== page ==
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In Vitro Exposure of Harbor Seal Immune Cells to Aroclor 1260 Alters Phocine Distemper Virus Replication

Andrea Bogomolni, Salvatore Frasca Jr, Milton Levin, Keith Matassa, Ole Nielsen, Gordon Waring, Sylvain De Guise
Archives of environmental contamination and toxicology 2016 v.70 no.1 pp. 121-132
quantitative polymerase chain reaction, at-risk population, T-lymphocytes, monocytes, seals, reverse transcriptase polymerase chain reaction, polychlorinated biphenyls, Phoca vitulina, Phocine morbillivirus, viruses, viral load, virus replication, death, lymphocyte proliferation, mortality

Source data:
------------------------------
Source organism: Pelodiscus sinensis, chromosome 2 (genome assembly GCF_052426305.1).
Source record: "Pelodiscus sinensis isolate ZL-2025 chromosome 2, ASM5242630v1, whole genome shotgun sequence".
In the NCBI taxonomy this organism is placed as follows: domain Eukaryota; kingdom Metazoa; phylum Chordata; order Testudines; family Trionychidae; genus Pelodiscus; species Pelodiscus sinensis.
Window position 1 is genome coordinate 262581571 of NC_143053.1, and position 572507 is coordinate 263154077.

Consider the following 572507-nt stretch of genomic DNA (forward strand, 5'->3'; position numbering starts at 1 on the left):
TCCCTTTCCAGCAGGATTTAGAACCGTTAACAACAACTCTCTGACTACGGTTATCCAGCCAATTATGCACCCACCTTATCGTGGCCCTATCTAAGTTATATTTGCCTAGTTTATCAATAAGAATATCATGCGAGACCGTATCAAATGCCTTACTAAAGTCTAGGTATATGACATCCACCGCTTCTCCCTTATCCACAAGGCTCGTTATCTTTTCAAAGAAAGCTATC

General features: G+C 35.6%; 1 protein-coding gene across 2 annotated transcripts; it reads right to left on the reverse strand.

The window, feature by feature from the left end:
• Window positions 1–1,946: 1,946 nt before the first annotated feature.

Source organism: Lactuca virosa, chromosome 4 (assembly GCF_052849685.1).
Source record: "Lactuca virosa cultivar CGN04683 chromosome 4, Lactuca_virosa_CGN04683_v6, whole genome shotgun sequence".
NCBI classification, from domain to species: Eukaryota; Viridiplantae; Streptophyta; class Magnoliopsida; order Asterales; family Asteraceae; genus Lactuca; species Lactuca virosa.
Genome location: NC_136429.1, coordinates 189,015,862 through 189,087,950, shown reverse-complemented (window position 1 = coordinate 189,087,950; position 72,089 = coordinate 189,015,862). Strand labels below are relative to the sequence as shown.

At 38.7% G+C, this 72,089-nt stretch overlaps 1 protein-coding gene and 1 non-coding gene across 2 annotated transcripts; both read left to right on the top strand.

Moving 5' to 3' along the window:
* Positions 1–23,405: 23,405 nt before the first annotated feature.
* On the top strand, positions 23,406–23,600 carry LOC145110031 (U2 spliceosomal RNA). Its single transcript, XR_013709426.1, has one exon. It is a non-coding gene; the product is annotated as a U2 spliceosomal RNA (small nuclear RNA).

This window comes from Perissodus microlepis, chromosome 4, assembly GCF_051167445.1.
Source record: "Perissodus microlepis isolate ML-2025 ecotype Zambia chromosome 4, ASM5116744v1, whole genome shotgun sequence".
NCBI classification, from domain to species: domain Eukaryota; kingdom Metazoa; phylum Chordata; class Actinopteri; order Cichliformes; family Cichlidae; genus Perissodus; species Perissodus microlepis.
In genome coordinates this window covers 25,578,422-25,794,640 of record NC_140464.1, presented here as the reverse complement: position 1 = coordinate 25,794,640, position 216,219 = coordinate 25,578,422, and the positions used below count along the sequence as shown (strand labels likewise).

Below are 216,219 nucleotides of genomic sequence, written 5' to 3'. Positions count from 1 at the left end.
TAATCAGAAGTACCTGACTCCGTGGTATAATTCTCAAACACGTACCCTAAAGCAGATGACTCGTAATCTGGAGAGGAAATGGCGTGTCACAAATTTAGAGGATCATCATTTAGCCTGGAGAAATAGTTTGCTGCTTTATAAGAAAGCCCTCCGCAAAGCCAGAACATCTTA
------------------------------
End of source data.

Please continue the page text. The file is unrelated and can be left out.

In the last 30 years, several large-scale marine mammal mortality events have occurred, often in close association with highly polluted regions, leading to suspicions that contaminant-induced immunosuppression contributed to these epizootics. Some of these recent events also identified morbillivirus as a cause of or contributor to death. The role of contaminant exposures regarding morbillivirus mortality is still unclear. The results of this study aimed to address the potential for a mixture of polychlorinated biphenyls (PCBs), specifically Aroclor 1260, to alter harbor seal T-lymphocyte proliferation and to assess if exposure resulted in increased likelihood of phocine distemper virus (PDV USA 2006) to infect susceptible seals in an in vitro system. Exposure of peripheral blood mononuclear cells to Aroclor 1260 did not significantly alter lymphocyte proliferation (1, 5, 10, and 20 ppm). However, using reverse transcription-quantitative polymerase chain reaction (RT-qPCR), lymphocytes exposed to 20 ppm Aroclor 1260 exhibited a significant decrease in PDV replication at day 7 and a significant increase at day 11 compared with unexposed control cells. Similar and significant differences were apparent on exposure to Aroclor 1260 in monocytes and supernatant. The results here indicate that in harbor seals, Aroclor 1260 exposure results in a decrease in virus early during infection and an increase during late infection. The consequences of this contaminant-induced infection pattern in a highly susceptible host could result in a greater potential for systemic infection with greater viral load, which could explain the correlative findings seen in wild populations exposed to a range of persistent contaminants that suffer from morbillivirus epizootics.